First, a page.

- The suction power is weaker than an industrial model extractor.
- The room where the CNC router is set gets hot in a short time.
- The vacuum cleaner is not designed to be used continuously, for several hours.
Recently, he did some plumbing work to connect the CNC router and the big dust extractor.
He mainly used 100mm PVC pipes and partially used flexible hose. When the CNC router is not in use, he puts a cap on the L connector. When it is in use, the flexible hose is inserted into the L connector.
To make the pipe and the connector rigid on the wall, he made a special chunky bracket. (There are no noggins to put screws in behind the wall.)
The CNC router and the dust extractor are about 10m (32.8 feet) apart. It's not convenient to go to the dust extractor just for turning it on/off every time he uses the CNC router, so he bought a cheap remote switch.
Since he started using the remote switch for the dust extractor, the work environment has been improved dramatically. The cost-effectiveness of this remote switch is high, it's highly recommended.
That's all for today.
See you next time!
Tuesday, March 14, 2017
He bought timber that has been kiln dried from the local lumber dealer who he is familiar with. First of all, he made the timber a little thicker than the target measurement and rested it in the shed for a while. And then he re-worked the timber to the target measurement. Pseudo Ovolo is made with Karri (red-brown timber in the picture) and Silver Ash (white timber / citrus family tree).
This was the very first time using Karri for him, and he realised that Karri is difficult to handle and if he used up all the stock of Karri, this time may be the last time for using Karri.
After he processed the timber into sticks, he cut the elements from the sticks. At this stage, he has arrised some of the elements. For gluing each piece, he made a jig to support two elements of timber to be glued at right-angles. As you can imagine, there are so many jigs remaining in our workshop because he makes jigs every time he makes new puzzles.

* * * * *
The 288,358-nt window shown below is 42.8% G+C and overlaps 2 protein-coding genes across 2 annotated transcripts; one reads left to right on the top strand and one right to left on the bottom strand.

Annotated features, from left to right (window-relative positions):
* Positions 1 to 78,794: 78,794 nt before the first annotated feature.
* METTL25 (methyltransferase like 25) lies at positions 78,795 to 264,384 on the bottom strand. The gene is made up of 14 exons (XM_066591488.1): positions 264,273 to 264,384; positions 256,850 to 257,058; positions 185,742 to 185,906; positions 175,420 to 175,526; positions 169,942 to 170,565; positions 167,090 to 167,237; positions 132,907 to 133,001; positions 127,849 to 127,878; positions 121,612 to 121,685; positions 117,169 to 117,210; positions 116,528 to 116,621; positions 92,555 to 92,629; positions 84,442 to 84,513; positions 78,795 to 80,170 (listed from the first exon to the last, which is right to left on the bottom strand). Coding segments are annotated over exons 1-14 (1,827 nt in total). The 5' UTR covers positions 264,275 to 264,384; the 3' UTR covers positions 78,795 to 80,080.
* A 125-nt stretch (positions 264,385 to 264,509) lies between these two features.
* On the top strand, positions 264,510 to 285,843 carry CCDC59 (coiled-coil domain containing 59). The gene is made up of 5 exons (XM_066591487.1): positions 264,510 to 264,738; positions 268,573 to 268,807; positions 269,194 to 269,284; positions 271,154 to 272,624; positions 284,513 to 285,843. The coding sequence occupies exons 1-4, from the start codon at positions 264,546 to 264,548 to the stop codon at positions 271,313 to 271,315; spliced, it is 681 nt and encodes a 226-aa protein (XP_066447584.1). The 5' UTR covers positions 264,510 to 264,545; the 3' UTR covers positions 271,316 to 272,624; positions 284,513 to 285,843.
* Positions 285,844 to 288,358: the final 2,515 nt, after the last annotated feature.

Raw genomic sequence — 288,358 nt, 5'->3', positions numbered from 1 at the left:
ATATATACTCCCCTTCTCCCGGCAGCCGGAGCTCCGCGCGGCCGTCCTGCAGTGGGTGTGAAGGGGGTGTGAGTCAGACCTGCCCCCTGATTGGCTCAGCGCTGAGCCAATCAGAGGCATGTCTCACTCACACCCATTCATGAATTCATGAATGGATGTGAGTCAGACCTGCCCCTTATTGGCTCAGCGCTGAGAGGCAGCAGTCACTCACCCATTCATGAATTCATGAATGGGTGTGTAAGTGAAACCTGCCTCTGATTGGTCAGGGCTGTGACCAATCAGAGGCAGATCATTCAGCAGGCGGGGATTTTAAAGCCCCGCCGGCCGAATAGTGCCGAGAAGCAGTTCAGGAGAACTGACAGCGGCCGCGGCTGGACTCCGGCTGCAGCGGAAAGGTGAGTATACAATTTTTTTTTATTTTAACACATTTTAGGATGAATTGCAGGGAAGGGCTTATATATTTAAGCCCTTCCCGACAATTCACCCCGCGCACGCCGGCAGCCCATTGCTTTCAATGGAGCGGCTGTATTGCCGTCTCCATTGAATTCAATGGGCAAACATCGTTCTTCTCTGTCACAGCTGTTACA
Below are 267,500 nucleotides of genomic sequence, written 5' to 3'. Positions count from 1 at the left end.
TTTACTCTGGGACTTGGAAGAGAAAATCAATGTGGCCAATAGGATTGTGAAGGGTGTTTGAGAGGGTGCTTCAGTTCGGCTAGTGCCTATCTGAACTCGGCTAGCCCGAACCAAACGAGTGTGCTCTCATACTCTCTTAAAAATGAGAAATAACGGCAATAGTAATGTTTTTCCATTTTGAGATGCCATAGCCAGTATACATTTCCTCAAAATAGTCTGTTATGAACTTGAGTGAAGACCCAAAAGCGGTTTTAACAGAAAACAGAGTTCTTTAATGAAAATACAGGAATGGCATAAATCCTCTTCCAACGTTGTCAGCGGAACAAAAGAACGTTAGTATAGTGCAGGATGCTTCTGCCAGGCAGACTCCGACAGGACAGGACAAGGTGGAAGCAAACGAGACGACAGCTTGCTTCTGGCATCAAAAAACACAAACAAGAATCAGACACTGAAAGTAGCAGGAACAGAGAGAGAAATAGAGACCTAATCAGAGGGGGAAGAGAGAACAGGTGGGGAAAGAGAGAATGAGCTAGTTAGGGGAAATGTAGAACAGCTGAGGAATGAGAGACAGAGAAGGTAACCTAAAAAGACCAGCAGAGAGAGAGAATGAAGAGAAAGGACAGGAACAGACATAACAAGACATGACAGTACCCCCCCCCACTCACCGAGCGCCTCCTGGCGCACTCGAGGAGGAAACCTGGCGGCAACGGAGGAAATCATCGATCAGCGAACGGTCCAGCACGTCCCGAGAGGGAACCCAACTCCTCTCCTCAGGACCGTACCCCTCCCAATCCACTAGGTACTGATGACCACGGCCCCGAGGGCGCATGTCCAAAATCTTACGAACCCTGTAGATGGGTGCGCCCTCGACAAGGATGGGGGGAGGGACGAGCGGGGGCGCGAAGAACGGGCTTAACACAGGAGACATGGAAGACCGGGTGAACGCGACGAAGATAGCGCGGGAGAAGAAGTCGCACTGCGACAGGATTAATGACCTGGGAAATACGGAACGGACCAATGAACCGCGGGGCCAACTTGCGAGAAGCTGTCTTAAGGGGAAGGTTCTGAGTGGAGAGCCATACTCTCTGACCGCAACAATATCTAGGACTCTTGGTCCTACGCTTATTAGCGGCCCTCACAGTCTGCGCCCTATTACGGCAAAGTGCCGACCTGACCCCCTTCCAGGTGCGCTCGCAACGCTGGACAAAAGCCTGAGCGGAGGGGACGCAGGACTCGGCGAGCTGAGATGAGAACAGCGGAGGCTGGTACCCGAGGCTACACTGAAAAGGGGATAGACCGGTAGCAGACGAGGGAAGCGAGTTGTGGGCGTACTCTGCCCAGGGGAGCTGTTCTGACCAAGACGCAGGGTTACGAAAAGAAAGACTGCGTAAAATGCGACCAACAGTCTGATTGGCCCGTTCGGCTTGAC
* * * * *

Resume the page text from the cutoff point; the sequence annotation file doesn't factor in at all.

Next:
As shown in the picture below, after he finished gluing the pieces made from Karri (red-brown), he cut the groove for reinforcement on each end of the piece. He prepared a replaceable sacrifice board (white board in the picture) in front of the piece to eliminate chip outs.
He had cut the white timber (Silver Ash, citrus family tree) a bit larger, and after gluing to the red-brown pieces, sanded them until it became the correct size.
Every red-brown piece was glued into an O-shape and then, it was cut to a C-shape. Herewith, the grains of the two ends of the C-shaped piece look linked and also the piece can be made accurately. The next step is arrising the edges of every piece.
Then, it was finally time for coating. A thin coat of lacquer spray makes timber more beautiful and protects timber from dirt.
After every piece was dried, he sorted the pieces by colours and grains, and then assembled pieces into a puzzle in which the timber colours and grains are matched.
Ta-da! Here is the puzzle "Pseudo Ovolo."
Juno named this puzzle "Pseudo Ovolo" because he was inspired when he saw Yavuz Demirhan's "Ovolo" and wanted to show his respect to Yavuz Demirhan.
Pseudo Ovolo is available on our website.
Juno and I hope that puzzle lovers would love Pseudo Ovolo.